Posted by: melodybelle | May 15, 2012

Final Report: UNHCR Malaysia

UNHCR Malaysia: Kuala Lumpur, Malaysia

Report by Melody Stanford

My initial placement was an eight month internship with Africa-Middle East Refugee Assistance in Cairo, commencing July 2011. With the advent of the Revolution, however, and because the Egyptian elections were scheduled for September 2011, I became concerned that my internship in Cairo would be terminated prematurely. I therefore decided, with the kind assistance of Erica Contini and Marius Smith, to apply to UNHCR Malaysia as an alternative.

I chose UNHCR Malaysia as I have a basic grasp of Bahasa Malay and am interested in working in South-East Asia once I complete my studies. Fortunately I was accepted to intern with the ‘OPI’ unit at UNHCR Malaysia from early December 2011 until the end of March 2012.

Prior to departing for Malaysia, I knew only that I was to intern with ‘OPI’. As I understood the organisation, the RSD (Refugee Status Determination) team was the legal team, and so I assumed OPI was focussed more on development. As my Arts background is in International Relations and, to a limited extent, Development, I was excited about the prospect of furthering my knowledge and experiences in this area. Upon arrival, however, I was surprised by the magnitude of UNHCR’s operations, and soon discovered that OPI (Outreach, Protection and Intervention) is one of two legal units at UNHCR Malaysia.

Due to both the urban and often protracted nature of the refugee situation and the lack of legislative recognition of asylum seekers and refugees in Malaysia, there is wide scope for legal issues to arise in the daily lives of refugees. The OPI unit, which is unique to UNHCR Malaysia, was developed precisely to deal with legal issues encountered by refugees post-recognition and prior to resettlement.

The crux of my role at OPI was managing a fluctuating caseload along with 2-4 Malaysian legal aid students and another intern (at first, Karen from Malaysia, and later, Martin from Sweden). OPI operates by way of walk-in, not prescheduled, interviews and so between 10-30 POCs (Persons of Concern – encompassing asylum seekers and refugees) were interviewed daily.

The issues reported during interviews commonly included the following:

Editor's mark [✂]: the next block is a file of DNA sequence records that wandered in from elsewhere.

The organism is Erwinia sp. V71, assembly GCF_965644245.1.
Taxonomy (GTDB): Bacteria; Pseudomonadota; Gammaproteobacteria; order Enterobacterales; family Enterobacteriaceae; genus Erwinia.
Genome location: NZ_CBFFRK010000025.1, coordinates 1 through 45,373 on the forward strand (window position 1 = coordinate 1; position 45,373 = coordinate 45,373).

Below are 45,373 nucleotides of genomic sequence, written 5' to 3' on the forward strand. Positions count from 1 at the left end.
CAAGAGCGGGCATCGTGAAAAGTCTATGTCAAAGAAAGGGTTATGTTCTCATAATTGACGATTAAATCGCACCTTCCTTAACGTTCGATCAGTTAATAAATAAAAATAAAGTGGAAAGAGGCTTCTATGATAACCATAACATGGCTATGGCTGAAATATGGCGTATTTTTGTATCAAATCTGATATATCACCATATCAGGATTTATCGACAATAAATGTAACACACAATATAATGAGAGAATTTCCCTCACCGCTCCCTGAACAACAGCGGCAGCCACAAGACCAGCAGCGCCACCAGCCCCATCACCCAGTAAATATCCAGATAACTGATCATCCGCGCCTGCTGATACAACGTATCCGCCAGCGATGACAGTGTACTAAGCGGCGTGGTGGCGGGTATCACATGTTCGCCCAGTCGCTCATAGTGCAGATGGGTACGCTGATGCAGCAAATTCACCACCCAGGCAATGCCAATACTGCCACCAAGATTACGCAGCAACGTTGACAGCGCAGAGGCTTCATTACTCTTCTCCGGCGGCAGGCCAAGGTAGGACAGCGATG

• Denial of wages from employers
  • Assaults and robberies
  • Extortion by authorities
  • Sexual and gender based violence
  • Custody disputes and requests for divorce
  • Requests for financial assistance
  • Arrests
  • Forced deportations
  • Security threats (primarily by local gangsters or the authorities of the country of origin)

After completing an interview we were required to write a report and consult an OPI Officer regarding further action to be taken. In many cases a solution or partial solution could be found for the POC. In many others, however, I was pained to explain to the POC that the UNHCR was unable to provide assistance. This usually occurred where the POC lacked the legal standing to pursue action, where the UNHCR mandate didn’t encompass the matter at hand, or where there were insufficient resources to provide recourse to the POC. I found this latter situation a challenge to accept, especially in cases of financial assistance for medical patients. The line drawn between saving a life and making a life comfortable to live always seemed arbitrary and based on a theoretical point of view.

Access to justice and social services were undoubtedly the greatest challenges faced by POCs in Malaysia. One positive development is that the Malaysian government has agreed to reduce the foreigner’s rate at public hospitals by 50% for refugees holding a UNHCR card. This still represents, however, a cost far in excess of that paid by Malaysian residents. One access issue that particularly concerns me is that refugee children, technically ‘illegal immigrants’ under Malaysian law, are denied access to public education. Further, there is a legislative bar to NGOs providing education to ‘illegals’. As a result, refugee schools operate clandestinely and with no public funding or uniformity in curriculum, and have low attendance rates.

I was interested to learn that UNHCR Malaysia hires internally; that foreigners can only enter the organisation as a JPO (Junior Professional Officer) or an intern. From my experience, this policy, while positive in many senses, presented a danger that was poorly managed. That is, there appeared to be little competition for jobs – many employees had been hired because of their acquaintance with a current employee, and many employees had no educational background directly relevant to the field. Interns in other units also observed a lack of interest or passion in the work undertaken by some of the office staff. Nevertheless, it must be noted that there were some incredibly committed and capable people undertaking their roles with great compassion and professionalism.

Overall, I thoroughly enjoyed my internship with UNHCR Malaysia. I most enjoyed the personal interactions I had, and relationships I developed, with both individual POCs and the people I worked alongside of. I now feel far better equipped to work with refugees and asylum seekers here in Australia, as I bettered my interpersonal skills, interview techniques and ability to manage difficult caseloads. Unexpectedly, I also learned a great deal about office politics and managing difficult personalities in the workplace. My experiences at UNHCR Malaysia will have a lifelong impact, as I feel more certain than ever that my passion lies with refugee advocacy.


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